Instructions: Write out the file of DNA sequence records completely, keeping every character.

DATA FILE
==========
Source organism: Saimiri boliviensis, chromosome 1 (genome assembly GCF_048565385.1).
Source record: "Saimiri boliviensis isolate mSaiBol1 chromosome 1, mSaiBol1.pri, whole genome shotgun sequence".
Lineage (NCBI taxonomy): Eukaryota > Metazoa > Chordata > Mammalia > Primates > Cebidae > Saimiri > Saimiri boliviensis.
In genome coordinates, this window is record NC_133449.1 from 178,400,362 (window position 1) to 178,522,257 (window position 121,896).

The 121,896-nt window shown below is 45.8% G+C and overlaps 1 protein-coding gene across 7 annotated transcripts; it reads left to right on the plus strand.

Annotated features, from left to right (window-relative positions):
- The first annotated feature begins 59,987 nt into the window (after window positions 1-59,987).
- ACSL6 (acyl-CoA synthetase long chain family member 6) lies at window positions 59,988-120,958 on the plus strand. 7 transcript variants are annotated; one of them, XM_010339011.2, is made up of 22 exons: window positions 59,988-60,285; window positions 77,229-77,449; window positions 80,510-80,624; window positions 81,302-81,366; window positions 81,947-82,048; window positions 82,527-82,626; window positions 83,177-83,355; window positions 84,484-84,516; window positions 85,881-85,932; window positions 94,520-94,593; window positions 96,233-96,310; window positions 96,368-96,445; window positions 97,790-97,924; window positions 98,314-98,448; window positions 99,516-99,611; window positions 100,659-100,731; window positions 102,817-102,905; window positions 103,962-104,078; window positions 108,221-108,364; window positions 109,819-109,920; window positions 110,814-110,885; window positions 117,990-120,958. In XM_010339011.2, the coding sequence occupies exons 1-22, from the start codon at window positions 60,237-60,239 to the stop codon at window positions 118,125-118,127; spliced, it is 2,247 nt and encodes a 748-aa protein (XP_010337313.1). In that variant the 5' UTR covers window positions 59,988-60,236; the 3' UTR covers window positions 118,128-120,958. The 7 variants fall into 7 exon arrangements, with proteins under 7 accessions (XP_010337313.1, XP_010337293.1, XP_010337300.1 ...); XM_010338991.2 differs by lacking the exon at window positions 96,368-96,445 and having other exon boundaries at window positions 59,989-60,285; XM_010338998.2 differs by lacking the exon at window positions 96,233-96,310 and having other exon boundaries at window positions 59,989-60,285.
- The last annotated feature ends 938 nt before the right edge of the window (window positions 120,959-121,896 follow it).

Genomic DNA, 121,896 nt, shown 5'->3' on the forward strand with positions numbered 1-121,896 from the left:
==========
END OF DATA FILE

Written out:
Source organism: Saimiri boliviensis, chromosome 1 (genome assembly GCF_048565385.1).
Source record: "Saimiri boliviensis isolate mSaiBol1 chromosome 1, mSaiBol1.pri, whole genome shotgun sequence".
Lineage (NCBI taxonomy): Eukaryota > Metazoa > Chordata > Mammalia > Primates > Cebidae > Saimiri > Saimiri boliviensis.
In genome coordinates, this window is record NC_133449.1 from 178,400,362 (window position 1) to 178,522,257 (window position 121,896).

The 121,896-nt window shown below is 45.8% G+C and overlaps 1 protein-coding gene across 7 annotated transcripts; it reads left to right on the plus strand.

Annotated features, from left to right (window-relative positions):
- The first annotated feature begins 59,987 nt into the window (after window positions 1-59,987).
- ACSL6 (acyl-CoA synthetase long chain family member 6) lies at window positions 59,988-120,958 on the plus strand. 7 transcript variants are annotated; one of them, XM_010339011.2, is made up of 22 exons: window positions 59,988-60,285; window positions 77,229-77,449; window positions 80,510-80,624; window positions 81,302-81,366; window positions 81,947-82,048; window positions 82,527-82,626; window positions 83,177-83,355; window positions 84,484-84,516; window positions 85,881-85,932; window positions 94,520-94,593; window positions 96,233-96,310; window positions 96,368-96,445; window positions 97,790-97,924; window positions 98,314-98,448; window positions 99,516-99,611; window positions 100,659-100,731; window positions 102,817-102,905; window positions 103,962-104,078; window positions 108,221-108,364; window positions 109,819-109,920; window positions 110,814-110,885; window positions 117,990-120,958. In XM_010339011.2, the coding sequence occupies exons 1-22, from the start codon at window positions 60,237-60,239 to the stop codon at window positions 118,125-118,127; spliced, it is 2,247 nt and encodes a 748-aa protein (XP_010337313.1). In that variant the 5' UTR covers window positions 59,988-60,236; the 3' UTR covers window positions 118,128-120,958. The 7 variants fall into 7 exon arrangements, with proteins under 7 accessions (XP_010337313.1, XP_010337293.1, XP_010337300.1 ...); XM_010338991.2 differs by lacking the exon at window positions 96,368-96,445 and having other exon boundaries at window positions 59,989-60,285; XM_010338998.2 differs by lacking the exon at window positions 96,233-96,310 and having other exon boundaries at window positions 59,989-60,285.
- The last annotated feature ends 938 nt before the right edge of the window (window positions 120,959-121,896 follow it).

Genomic DNA, 121,896 nt, shown 5'->3' on the forward strand with positions numbered 1-121,896 from the left: